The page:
The Bluegrass Stockyards — destroyed in a devastating fire Jan. 30 — is proposing to rebuild and relocate on a 100-acre site off Ironworks Pike near the Kentucky Horse Park. The site straddles two counties, Fayette and Scott, and the use straddles two interests that often come into conflict: economic vitality and environmental protection.
This project has the potential to serve as a case example in balancing this wide range of interests. Or, rebalancing.
Friday, the Lexington-Fayette County Board of Adjustment will consider the stockyards’ application for a variance to locate there for the second time.
In 2005, the stockyards applied for a zoning variance to relocate to the Ironworks Pike location. Ultimately, that very controversial application was turned down by the Board of Adjustment, citing concerns about its impact on the Royal Spring aquifer which supplies Georgetown with clean drinking water.
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We expect, and hope, the outcome will be different this week. Not because the important economic interests served by the stockyards have triumphed over environmental concerns but because the stockyards and those who jealously guard the aquifer, the government and other interests involved appear to have come together in good faith to find a scientifically sound way to build and operate the stockyards while protecting the water supply.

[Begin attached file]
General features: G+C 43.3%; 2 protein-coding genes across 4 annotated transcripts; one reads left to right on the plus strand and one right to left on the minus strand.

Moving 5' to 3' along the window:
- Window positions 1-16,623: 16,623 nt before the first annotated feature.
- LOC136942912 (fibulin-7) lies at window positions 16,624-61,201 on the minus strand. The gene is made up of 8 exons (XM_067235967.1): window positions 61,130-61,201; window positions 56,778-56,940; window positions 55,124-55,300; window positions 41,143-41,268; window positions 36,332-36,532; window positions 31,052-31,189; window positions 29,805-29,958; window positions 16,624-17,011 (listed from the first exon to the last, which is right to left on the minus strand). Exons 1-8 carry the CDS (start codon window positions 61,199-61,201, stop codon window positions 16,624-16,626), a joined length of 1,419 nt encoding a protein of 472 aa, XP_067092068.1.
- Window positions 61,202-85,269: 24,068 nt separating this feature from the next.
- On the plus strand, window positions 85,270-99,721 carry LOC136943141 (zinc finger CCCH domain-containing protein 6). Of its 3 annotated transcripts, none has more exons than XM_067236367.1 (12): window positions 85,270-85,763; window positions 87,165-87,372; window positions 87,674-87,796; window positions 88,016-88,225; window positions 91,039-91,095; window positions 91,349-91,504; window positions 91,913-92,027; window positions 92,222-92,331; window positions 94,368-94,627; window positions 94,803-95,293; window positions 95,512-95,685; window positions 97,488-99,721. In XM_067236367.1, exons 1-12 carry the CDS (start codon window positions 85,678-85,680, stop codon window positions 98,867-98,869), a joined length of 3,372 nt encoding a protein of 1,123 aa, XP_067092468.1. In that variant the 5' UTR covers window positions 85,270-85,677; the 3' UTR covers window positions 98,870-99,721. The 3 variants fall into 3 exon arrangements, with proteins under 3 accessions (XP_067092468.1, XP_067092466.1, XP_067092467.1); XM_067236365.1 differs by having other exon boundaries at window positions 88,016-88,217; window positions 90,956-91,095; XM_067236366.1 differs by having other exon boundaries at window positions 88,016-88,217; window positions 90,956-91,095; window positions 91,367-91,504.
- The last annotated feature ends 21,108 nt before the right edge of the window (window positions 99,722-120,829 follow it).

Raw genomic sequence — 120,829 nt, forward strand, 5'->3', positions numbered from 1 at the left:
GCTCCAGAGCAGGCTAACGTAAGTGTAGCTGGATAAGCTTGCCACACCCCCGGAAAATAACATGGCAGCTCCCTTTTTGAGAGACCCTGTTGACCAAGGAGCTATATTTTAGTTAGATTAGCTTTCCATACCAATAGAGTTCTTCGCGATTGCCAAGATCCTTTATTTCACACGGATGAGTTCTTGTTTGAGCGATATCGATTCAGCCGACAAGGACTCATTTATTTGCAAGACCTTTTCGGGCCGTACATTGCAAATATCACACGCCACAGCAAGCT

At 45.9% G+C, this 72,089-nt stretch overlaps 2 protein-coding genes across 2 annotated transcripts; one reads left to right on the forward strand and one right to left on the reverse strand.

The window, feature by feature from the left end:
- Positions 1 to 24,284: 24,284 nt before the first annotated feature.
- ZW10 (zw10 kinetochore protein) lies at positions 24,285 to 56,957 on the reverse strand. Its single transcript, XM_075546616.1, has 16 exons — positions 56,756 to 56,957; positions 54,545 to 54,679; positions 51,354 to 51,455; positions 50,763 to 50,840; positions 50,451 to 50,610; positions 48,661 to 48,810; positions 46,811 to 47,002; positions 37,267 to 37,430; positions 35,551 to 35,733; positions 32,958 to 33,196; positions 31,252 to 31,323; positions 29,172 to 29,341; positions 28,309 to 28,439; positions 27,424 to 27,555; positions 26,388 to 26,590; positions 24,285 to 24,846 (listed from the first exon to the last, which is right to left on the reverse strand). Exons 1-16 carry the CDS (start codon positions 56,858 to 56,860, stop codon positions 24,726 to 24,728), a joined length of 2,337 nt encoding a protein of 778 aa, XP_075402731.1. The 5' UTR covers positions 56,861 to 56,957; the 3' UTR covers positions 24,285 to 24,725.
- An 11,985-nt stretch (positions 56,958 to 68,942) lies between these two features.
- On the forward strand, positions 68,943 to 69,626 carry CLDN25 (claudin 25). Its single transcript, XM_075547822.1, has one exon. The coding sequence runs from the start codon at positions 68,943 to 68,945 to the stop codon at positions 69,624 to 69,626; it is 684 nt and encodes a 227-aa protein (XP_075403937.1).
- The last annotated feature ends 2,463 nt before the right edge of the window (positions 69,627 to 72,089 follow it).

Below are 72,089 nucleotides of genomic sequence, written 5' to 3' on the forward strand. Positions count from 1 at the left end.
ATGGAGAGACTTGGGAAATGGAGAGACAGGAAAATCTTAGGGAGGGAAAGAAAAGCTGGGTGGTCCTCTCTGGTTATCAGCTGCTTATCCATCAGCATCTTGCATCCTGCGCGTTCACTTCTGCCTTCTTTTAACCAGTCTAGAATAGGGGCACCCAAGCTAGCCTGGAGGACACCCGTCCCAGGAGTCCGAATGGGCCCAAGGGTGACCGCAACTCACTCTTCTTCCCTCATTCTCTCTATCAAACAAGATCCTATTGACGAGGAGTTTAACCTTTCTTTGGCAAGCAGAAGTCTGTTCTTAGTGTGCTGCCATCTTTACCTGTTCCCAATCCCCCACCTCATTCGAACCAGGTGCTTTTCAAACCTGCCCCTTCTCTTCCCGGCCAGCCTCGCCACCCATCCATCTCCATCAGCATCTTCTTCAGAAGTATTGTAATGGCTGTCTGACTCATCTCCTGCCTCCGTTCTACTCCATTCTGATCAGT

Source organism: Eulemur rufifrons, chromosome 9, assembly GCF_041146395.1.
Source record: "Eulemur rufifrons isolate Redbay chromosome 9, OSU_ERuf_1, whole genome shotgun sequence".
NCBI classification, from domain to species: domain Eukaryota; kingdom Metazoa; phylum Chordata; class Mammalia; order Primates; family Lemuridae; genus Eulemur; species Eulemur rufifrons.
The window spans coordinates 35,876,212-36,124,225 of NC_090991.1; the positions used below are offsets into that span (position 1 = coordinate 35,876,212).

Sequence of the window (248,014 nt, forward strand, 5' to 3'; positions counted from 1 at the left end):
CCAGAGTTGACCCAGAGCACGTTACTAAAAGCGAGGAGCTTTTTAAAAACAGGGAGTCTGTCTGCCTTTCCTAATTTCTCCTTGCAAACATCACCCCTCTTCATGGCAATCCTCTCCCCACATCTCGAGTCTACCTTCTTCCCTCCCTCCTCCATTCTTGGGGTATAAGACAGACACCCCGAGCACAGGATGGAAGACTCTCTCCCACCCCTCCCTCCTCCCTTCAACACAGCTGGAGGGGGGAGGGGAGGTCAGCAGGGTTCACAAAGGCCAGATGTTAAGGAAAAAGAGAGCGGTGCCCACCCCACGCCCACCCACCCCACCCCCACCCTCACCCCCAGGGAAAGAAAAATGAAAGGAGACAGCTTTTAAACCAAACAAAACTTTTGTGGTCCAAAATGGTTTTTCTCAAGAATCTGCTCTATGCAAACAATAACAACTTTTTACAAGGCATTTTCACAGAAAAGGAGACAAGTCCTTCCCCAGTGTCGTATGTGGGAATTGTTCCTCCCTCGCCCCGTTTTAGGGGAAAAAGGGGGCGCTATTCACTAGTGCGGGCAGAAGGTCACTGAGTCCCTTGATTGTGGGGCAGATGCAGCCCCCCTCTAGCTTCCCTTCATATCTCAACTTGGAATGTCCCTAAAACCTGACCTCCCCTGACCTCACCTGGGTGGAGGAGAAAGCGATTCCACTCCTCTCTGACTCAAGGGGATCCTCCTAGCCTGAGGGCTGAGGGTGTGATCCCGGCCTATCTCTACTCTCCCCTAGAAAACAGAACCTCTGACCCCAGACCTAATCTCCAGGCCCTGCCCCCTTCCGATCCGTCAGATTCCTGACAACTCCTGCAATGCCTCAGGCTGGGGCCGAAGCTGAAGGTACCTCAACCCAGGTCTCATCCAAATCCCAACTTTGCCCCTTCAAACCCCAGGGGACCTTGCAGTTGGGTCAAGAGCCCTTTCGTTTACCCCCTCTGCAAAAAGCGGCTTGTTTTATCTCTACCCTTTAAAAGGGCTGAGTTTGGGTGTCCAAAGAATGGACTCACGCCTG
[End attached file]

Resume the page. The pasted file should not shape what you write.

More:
What’s different this time?
First, the facility has been moved so that it no longer sits over the aquifer. “The current site design is a vast improvement over the previous submission from the perspective of protecting the aquifer,” Lexington’s planning staff wrote in its evaluation of the application.
The design also provides detailed information about how animal waste will not be exposed to rain and so won’t pollute runoff. The buildings are also to be constructed for good air flow to reduce odor, and water from the site directed into detention basins.
The stockyards, principally represented by CEO Jim Akers, has taken pains to meet with Georgetown and Scott County officials and offered a member of the group formed in 2005 to protect Royal Spring a spot at the table as designs move forward.
Georgetown Mayor Tom Prather described the approach this round as “far more professional.” Prather also noted that Fayette County officials have provided available data related to the stockyards’ impact on its former location on Lisle Industrial Boulevard, and helped work through other issues as they arose.
Prather hopes this new spirit of cooperation can extend to improving sanitary-sewer services for the mobile home park that borders the proposed site. The stockyards’ application says it plans to hook into a municipal sewer system and Prather would like to see that line enlarged to include service for the park, which has almost 500 units on about 120 acres, the bulk in Scott County but some in Fayette.
Such a move would not only be a boon for the quality of life of park occupants but also a gain for groundwater quality.
Residents of the park, where some flooding is already reported, are also concerned that the new facility could exasperate those problems, as hard surfaces like parking and roofs replace undeveloped land. Both stockyards planners and governmental officials who oversee storm water management must take care to protect this vulnerable community from flooding.
The stockyards serves all of Central Kentucky, providing a local market for the valuable livestock essential to maintaining our famed grasslands. But those grasslands, and our quality of life, also rely on careful environmental stewardship.
Too often, those goals are set at odds; this time, we hope they will support each other.